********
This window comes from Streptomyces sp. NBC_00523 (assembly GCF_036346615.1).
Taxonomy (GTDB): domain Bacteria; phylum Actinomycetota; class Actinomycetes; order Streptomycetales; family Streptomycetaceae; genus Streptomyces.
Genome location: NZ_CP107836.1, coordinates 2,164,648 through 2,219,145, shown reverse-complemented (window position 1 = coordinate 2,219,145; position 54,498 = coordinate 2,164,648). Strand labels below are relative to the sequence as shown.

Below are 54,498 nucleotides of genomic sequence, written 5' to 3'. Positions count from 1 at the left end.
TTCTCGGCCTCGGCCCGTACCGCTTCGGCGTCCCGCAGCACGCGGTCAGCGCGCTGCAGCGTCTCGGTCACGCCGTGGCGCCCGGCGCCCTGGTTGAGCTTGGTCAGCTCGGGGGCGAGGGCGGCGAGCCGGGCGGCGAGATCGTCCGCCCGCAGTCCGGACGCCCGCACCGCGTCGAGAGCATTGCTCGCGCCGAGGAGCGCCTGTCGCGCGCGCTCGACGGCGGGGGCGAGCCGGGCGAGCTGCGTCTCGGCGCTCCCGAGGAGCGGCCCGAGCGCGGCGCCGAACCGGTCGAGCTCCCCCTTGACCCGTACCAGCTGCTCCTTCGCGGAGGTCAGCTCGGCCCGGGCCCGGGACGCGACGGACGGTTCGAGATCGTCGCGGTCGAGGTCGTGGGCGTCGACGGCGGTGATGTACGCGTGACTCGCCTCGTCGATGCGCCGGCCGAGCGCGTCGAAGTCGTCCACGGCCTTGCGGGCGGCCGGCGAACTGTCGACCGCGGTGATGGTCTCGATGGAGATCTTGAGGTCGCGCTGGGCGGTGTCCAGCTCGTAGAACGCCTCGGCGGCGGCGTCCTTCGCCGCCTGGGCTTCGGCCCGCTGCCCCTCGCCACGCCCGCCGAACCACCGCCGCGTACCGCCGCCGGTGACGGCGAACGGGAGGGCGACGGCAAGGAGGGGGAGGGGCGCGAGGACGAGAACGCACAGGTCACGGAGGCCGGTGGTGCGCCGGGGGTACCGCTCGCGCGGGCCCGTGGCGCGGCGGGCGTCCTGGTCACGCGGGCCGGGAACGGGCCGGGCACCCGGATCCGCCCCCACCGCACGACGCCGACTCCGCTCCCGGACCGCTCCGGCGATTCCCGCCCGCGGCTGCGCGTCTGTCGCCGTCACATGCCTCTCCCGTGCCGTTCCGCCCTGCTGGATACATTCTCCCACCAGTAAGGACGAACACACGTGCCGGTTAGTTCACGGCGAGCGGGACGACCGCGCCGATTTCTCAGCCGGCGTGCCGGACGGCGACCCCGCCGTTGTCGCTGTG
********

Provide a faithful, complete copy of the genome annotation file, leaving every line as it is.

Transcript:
This window comes from Streptomyces sp. NBC_00523 (assembly GCF_036346615.1).
Taxonomy (GTDB): domain Bacteria; phylum Actinomycetota; class Actinomycetes; order Streptomycetales; family Streptomycetaceae; genus Streptomyces.
Genome location: NZ_CP107836.1, coordinates 2,164,648 through 2,219,145, shown reverse-complemented (window position 1 = coordinate 2,219,145; position 54,498 = coordinate 2,164,648). Strand labels below are relative to the sequence as shown.

Below are 54,498 nucleotides of genomic sequence, written 5' to 3'. Positions count from 1 at the left end.
TTCTCGGCCTCGGCCCGTACCGCTTCGGCGTCCCGCAGCACGCGGTCAGCGCGCTGCAGCGTCTCGGTCACGCCGTGGCGCCCGGCGCCCTGGTTGAGCTTGGTCAGCTCGGGGGCGAGGGCGGCGAGCCGGGCGGCGAGATCGTCCGCCCGCAGTCCGGACGCCCGCACCGCGTCGAGAGCATTGCTCGCGCCGAGGAGCGCCTGTCGCGCGCGCTCGACGGCGGGGGCGAGCCGGGCGAGCTGCGTCTCGGCGCTCCCGAGGAGCGGCCCGAGCGCGGCGCCGAACCGGTCGAGCTCCCCCTTGACCCGTACCAGCTGCTCCTTCGCGGAGGTCAGCTCGGCCCGGGCCCGGGACGCGACGGACGGTTCGAGATCGTCGCGGTCGAGGTCGTGGGCGTCGACGGCGGTGATGTACGCGTGACTCGCCTCGTCGATGCGCCGGCCGAGCGCGTCGAAGTCGTCCACGGCCTTGCGGGCGGCCGGCGAACTGTCGACCGCGGTGATGGTCTCGATGGAGATCTTGAGGTCGCGCTGGGCGGTGTCCAGCTCGTAGAACGCCTCGGCGGCGGCGTCCTTCGCCGCCTGGGCTTCGGCCCGCTGCCCCTCGCCACGCCCGCCGAACCACCGCCGCGTACCGCCGCCGGTGACGGCGAACGGGAGGGCGACGGCAAGGAGGGGGAGGGGCGCGAGGACGAGAACGCACAGGTCACGGAGGCCGGTGGTGCGCCGGGGGTACCGCTCGCGCGGGCCCGTGGCGCGGCGGGCGTCCTGGTCACGCGGGCCGGGAACGGGCCGGGCACCCGGATCCGCCCCCACCGCACGACGCCGACTCCGCTCCCGGACCGCTCCGGCGATTCCCGCCCGCGGCTGCGCGTCTGTCGCCGTCACATGCCTCTCCCGTGCCGTTCCGCCCTGCTGGATACATTCTCCCACCAGTAAGGACGAACACACGTGCCGGTTAGTTCACGGCGAGCGGGACGACCGCGCCGATTTCTCAGCCGGCGTGCCGGACGGCGACCCCGCCGTTGTCGCTGTG